‘For Sama’ filmmaker captures the pain and destruction of war in Syria
It’s a few days after the Oscar nominations, and Waad al-Kateab, who co-directed “For Sama” with Edward Watts, estimates she’s seen her children for less than two hours since the announcement. It’s been a whirlwind few months for Kateab, who has created a home here since fleeing Syria at the end of 2016. “For Sama” became the first documentary to win best British Film at the British Independent Film Awards in December and it recently made history by earning four nominations for the 2020 British Academy of Film and Television Arts Awards, making it the most-nominated documentary in BAFTA history. And now the film is up for best documentary at the Oscars.
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“Everything I went through while I was doing the film — I didn’t expect to do a film, even — to be here now nominated for an Oscar?” says Kateab, sitting with Watts in the Channel 4 offices in London. “And after everything I’ve seen and I’ve witnessed and I’ve experienced — I feel that, although I came from nowhere with no experience and no big budget, everything I’ve been through through the years, I never knew what that meant until now. It’s like, ‘Oh, my God, I really did something.’ ”
Kateab started shooting footage in Aleppo in 2011, first using her mobile phone and then using a small handheld camera. Originally, she wanted to document the protests against the Syrian regime like many activists in the city, but she found herself filming more and more, eventually learning to distance her personal experiences from footage of current events.
“It wasn’t actually helpful to the cause of the revolution itself because when I started filming I couldn’t separate myself from the events,” she says. “I know when you are a filmmaker you shouldn’t put yourself inside the event. But I could not do that. I was excited about the revolution, so I was shouting and filming at the same time. So all my footage in the first year couldn’t be used to upload to YouTube because the security forces could identify me by my name or my voice or whatever. So I just kept it as an archive.”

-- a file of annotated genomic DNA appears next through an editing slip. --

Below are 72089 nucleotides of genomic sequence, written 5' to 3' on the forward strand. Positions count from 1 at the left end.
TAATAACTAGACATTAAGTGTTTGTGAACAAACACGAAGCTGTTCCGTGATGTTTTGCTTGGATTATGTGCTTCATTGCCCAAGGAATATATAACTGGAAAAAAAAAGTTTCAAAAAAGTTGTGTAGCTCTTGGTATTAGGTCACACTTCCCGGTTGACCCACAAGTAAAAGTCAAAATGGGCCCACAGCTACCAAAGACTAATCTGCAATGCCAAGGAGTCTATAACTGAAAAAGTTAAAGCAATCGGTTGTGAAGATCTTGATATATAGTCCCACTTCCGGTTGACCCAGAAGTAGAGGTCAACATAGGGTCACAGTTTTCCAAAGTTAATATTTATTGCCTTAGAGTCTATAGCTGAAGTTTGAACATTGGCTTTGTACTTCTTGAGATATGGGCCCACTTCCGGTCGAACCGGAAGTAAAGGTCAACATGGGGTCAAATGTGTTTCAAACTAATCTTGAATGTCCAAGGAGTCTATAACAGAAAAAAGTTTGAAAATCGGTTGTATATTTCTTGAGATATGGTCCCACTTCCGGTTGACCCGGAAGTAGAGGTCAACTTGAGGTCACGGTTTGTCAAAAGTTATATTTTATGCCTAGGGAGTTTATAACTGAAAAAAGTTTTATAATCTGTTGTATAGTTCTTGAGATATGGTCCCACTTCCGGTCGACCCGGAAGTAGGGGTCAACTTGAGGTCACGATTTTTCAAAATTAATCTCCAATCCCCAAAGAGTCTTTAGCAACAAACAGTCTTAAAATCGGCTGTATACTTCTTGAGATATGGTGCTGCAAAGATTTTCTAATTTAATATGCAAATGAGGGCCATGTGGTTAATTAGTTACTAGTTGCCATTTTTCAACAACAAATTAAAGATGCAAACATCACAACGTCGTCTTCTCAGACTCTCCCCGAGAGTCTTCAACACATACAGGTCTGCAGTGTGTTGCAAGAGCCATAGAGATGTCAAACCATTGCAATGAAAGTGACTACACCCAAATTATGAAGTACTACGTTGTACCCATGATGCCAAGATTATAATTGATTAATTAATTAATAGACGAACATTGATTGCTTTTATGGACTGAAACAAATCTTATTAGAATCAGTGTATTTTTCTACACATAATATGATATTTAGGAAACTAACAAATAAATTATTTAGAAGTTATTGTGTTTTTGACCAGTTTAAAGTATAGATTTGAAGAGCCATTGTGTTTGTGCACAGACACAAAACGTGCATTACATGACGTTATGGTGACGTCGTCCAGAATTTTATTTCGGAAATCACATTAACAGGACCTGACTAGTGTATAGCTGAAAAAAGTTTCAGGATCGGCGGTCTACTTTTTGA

As the events of the Syrian civil war went on, Kateab continued documenting, filming the bombs and the violent aftermath in the hospital where her husband, Hamza, worked. She followed the lives of her fellow Syrians and kept the footage on flash drives and hard drives. She got a better camera — a Canon 550 — and borrowed drones. By the time she, Hamza and their baby daughter, Sama, were forced to leave Aleppo, Kateab had over 500 hours of footage on 12 hard drives, which she smuggled out of Syria and across the Turkish border.
“I put them all in one backpack,” she remembers. “I was three months pregnant with Taima, so I had a little bit of pregnancy, and it was December, so very cold. I wore the backpack backwards over my stomach and put my big coat over it and then Sama was sitting over all of this. That’s when we crossed the border. I didn’t know what to do.”
She adds, “I knew it was so important, and I knew it would be something, but I had no idea what this thing could be.”
Once Kateab arrived in Turkey, Channel 4 expedited U.K. visas for her and her family, bringing her in for a meeting in February 2017. The filmmaker had been sending footage to Channel 4 for their series “Inside Aleppo” and the original thought was to make a longer news piece with her footage. But it soon became clear that this could be a bigger project. She and Watts spent two years going through footage and determining the best way to tell the story (“We went on a journey,” Watts says, laughing). Eventually, the pair decided to put Sama at the center and create a nonlinear narrative that balanced despair and hope.
“The film has some horrible, very distressing scenes in it, but if you can believe it, it’s on the gentler scale in terms of the scale of injuries and some of the tragic events Waad had captured,” Watts notes.
Trailer for the Oscar-nominated documentary, “For Sama.”
“What you’ve seen in the film is literally less than 10% of what the real situation is and the real footage I have,” Kateab adds. “And I’m just one person. Imagine there are more hospitals in the city and other people who filmed more in other places. This is a little bit of the real situation.”
Kateab, who is still playing with ideas for her next film, has been a beacon of hope in an awards season that lacks diversity, particularly in terms of female filmmakers and cinematographers. She says she’s been surprised by the lack of gender parity in Hollywood but feels that the documentary category at the Oscars showcases the potential for more films made by women to get the spotlight.
“This journey was quite an amazing journey, but at the same time it was quite shocking on different levels,” she says. “Seeing the big machines and the money and how much a film costs. You could help all of Syria with this money. I wish they can see the film without knowing who is the director or who is the producer. Just see the film purely without anything.”
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